Colorism, pigmentocracy, color stratification, color discrimination, skin tone stratification, skin color bias, the color complex, and color struck are all turns of phrase to signify social evaluations based on complexion. Skin tone stratification is an effect of colorism that is underwritten by skin color bias (prejudice based on skin tone). Colorism is a form of discrimination in which one's skin tone becomes the basis for awarding, restricting, or denying access and/or resources. "Colorism is part and parcel of racism and exists because of it." Indeed, "Without a larger system of racial oppression that whites have imposed on various peoples of color, colorism based on skin tone would not exist." (Hunter, 1999: 8)
Skin tone stratification represents a two-tiered system of discrimination that ranks racial groups according to phenotype, and then re-ranks members within the group according to hue. The color complex is in effect when "Color is made to function as a cultural index for racial determination whenever it is conceived of as a valid external symbol of supposedly intrinsic qualities. The presence or absence of these qualities determines whether a person belongs to an 'inferior' or 'superior' social group, whether his life chances are circumscribed or maximized in terms of his group membership." C. Eric Lincoln goes on to state that, "In the United States, color is often used to denigrate, discriminate, and segregate" standardizing outcomes, and many times options, by stratifying hue-man value. I am both intrigued and perturbed by this status convention therefore The Black Tax: Hue-man Capital and Social Dispossession is a disquisition on skin tone as an axis of stratification and organizing principle of social inequality.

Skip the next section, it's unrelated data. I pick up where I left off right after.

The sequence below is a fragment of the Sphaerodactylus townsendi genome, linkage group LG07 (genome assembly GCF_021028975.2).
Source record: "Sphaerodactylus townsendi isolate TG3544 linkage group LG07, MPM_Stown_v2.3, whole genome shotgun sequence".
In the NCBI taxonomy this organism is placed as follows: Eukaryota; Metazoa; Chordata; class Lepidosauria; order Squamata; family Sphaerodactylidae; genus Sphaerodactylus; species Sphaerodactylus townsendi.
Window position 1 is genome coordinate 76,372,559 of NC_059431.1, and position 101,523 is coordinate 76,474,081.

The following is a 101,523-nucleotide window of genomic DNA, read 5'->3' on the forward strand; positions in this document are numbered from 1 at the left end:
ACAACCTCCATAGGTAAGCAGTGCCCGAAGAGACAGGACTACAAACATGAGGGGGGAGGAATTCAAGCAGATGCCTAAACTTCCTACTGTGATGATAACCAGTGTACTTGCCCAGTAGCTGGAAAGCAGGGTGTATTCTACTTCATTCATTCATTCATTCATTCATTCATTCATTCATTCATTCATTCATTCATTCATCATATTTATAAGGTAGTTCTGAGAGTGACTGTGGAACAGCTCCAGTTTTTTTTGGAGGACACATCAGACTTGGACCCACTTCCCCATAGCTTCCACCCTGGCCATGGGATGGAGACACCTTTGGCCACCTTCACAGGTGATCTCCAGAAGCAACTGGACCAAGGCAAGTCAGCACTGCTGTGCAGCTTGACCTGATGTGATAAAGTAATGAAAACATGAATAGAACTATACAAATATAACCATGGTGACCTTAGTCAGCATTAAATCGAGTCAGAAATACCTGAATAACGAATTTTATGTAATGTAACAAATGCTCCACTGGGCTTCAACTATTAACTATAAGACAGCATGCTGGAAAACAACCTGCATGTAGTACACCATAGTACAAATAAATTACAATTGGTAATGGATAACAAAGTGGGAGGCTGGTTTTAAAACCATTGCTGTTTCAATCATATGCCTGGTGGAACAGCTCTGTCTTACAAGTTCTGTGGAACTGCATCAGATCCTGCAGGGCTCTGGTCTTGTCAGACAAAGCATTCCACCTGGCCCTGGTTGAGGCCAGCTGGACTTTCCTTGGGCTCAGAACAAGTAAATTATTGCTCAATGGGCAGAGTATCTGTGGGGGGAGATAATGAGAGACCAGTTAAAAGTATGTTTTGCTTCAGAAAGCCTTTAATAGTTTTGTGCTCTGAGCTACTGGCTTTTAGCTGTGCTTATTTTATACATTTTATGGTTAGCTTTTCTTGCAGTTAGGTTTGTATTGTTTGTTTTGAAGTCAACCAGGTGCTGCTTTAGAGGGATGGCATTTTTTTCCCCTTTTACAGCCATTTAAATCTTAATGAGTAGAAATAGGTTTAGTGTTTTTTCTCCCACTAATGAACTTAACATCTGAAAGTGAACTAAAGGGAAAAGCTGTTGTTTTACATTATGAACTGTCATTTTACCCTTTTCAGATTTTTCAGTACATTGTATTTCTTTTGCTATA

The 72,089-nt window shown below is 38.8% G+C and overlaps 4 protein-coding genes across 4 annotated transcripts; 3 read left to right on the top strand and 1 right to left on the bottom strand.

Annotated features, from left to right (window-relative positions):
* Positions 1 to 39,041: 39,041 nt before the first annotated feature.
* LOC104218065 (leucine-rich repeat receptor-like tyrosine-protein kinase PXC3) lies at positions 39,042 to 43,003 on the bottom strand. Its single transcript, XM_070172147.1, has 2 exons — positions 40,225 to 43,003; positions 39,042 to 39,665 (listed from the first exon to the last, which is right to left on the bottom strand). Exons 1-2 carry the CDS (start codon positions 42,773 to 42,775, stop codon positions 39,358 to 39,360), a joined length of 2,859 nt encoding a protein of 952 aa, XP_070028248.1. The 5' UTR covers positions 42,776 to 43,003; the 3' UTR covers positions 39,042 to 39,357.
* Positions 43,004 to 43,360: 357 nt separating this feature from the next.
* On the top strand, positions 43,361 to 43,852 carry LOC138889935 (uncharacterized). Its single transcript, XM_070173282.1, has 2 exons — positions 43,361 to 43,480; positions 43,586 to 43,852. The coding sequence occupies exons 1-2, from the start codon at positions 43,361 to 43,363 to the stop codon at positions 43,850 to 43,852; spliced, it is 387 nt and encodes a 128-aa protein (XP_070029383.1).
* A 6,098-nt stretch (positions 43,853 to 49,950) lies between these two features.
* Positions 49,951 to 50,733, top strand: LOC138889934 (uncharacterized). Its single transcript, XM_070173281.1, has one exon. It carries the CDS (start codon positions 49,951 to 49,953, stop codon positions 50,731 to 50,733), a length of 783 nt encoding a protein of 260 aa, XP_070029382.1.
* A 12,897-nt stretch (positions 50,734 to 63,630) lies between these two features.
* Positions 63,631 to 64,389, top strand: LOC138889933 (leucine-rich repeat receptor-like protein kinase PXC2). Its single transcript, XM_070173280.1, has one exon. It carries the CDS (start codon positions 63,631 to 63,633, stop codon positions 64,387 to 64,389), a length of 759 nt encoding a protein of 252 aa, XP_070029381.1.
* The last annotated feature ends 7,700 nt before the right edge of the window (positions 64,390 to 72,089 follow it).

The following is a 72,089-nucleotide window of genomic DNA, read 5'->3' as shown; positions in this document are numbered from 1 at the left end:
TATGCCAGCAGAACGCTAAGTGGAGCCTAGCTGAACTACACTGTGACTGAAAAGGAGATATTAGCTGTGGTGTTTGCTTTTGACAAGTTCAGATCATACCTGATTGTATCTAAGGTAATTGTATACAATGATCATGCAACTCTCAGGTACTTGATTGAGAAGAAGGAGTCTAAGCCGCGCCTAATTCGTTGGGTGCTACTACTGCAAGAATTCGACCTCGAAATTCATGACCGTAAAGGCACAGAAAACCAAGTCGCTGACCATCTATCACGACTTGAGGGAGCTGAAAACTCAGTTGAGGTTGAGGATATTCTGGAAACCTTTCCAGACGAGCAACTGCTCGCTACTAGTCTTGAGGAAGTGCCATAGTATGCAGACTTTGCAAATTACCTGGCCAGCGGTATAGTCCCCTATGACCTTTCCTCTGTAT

Two types of empirical questions are driving this research. The first set of questions—How is skin tone a predictor of status attainment? How does skin tone stratify outcomes and opportunities for individuals?—were investigated through survey analysis from the Multi-City Study of Urban Inequality (MCSUI). I used the MCSUI to demonstrate how gradients in skin tone manipulate quality of life for Asians, blacks, Latinos, and whites according to large-scale socioeconomic indicators. The argument being that the darker one is the less status and advantage one is accorded (i.e., the socially dispossessed) despite racial designation.
The second set of questions—How does skin tone affect women and men's interpersonal relationships within their respective racial and ethnic groups? How does skin tone stratification operate differently across racial and ethnic communities, for men and for women?—were investigated through in-depth interviews with a collection of reflective individuals who had faced challenges associated with skin tone issues.